Pictures of Preston
Take a picture tour of Preston..
This is the town that was at the centre of the cotton spinning industry for well over a hundred and fifty years. Richard Arkwright, the inventor of the Spinning frame was born here in the year 1732 and the fortunes gained by the great industrialists of the day are solely due to the ingenuity of this one man.
Interestingly, Preston has been represented in Parliament since the 13th-century and is the second oldest borough in England. Before this, in 1179 Henry II granted Preston a Charter giving the right to hold a a regular Merchant Guild (Market) and throughout the centuries this historical fact has been celebrated every twenty years. In Victorian times the building of the railways brought a renewed importance to Preston by the building of a railway junction. The trains that ran from London to the cities of Scotland all stopped here, this caused the building of large hotels where passengers could rest before completing the remainder of their journey.
Today, Preston remains a lively, busy industrial town and the old port area which was once so important to the life of the town has been redeveloped. A modern shopping centre has been built and provides the visitor with a good selection of both high street stores and individual family emporiums. The Harris museum is a handsome classical style building which was built in 1893 through a bequest from a local man, E.R. Harris. It houses a vast number of art treasures including watercolours by 19th-century British Artists, Glass, Porcelain and childhood memorabilia from the 18th-century. There too, are relics from the Bronze Age and from Viking times.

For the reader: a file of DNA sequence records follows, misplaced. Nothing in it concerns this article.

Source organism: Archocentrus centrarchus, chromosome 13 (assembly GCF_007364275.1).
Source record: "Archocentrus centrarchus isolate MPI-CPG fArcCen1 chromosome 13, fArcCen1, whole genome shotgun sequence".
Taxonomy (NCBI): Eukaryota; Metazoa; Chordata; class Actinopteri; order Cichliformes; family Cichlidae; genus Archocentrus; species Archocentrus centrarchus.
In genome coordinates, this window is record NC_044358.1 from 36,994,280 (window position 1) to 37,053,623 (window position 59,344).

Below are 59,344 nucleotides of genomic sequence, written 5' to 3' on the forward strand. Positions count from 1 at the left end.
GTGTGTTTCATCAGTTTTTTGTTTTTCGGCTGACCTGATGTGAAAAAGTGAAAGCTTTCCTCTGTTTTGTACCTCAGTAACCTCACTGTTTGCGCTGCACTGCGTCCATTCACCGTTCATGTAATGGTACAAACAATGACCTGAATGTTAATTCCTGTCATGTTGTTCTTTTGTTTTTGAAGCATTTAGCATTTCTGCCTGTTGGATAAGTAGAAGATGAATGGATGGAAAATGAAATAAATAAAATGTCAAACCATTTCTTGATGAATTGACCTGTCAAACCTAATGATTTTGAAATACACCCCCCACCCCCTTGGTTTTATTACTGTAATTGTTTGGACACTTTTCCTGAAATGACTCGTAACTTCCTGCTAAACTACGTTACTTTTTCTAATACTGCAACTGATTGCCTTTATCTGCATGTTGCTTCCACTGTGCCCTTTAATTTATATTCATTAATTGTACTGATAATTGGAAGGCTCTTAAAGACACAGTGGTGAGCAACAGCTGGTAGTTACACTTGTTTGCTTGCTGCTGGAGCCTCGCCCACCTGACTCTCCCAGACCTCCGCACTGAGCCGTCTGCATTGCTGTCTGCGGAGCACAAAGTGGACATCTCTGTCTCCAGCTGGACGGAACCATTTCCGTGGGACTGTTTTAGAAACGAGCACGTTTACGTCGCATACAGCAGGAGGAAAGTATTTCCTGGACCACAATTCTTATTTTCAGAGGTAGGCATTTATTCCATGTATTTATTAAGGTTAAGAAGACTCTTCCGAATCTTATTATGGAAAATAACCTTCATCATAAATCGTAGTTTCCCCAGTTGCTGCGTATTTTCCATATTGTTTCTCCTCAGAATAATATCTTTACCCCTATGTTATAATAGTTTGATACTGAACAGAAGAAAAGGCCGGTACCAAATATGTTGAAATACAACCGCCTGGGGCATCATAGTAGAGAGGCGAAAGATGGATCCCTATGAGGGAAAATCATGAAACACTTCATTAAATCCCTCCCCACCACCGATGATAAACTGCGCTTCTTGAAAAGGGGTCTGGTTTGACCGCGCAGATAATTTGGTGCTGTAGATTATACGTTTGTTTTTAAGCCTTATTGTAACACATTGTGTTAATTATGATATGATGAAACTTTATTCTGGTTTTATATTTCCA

At the northern end of the city is the Fulwood Barracks. A short drive to the east on the road to Blackburn is Hoghton Tower where relics of James Ist visit of 1617 are preserved. The house, rebuilt in 1565 and restored during the late 19th-century, contains 17th-century panelling and many pictures of local interest. The walled garden is an absolute joy and contains a variety of old Roses.
The days when the thought of Preston immediately conjured up images similar to those of a Lowry have long since gone. This is a place of business and commerce that offers comfortable hotels from which to explore the history and culture of the town and where a warm welcome awaits you in the excellent pubs and inns both in the town and surrounding countryside.
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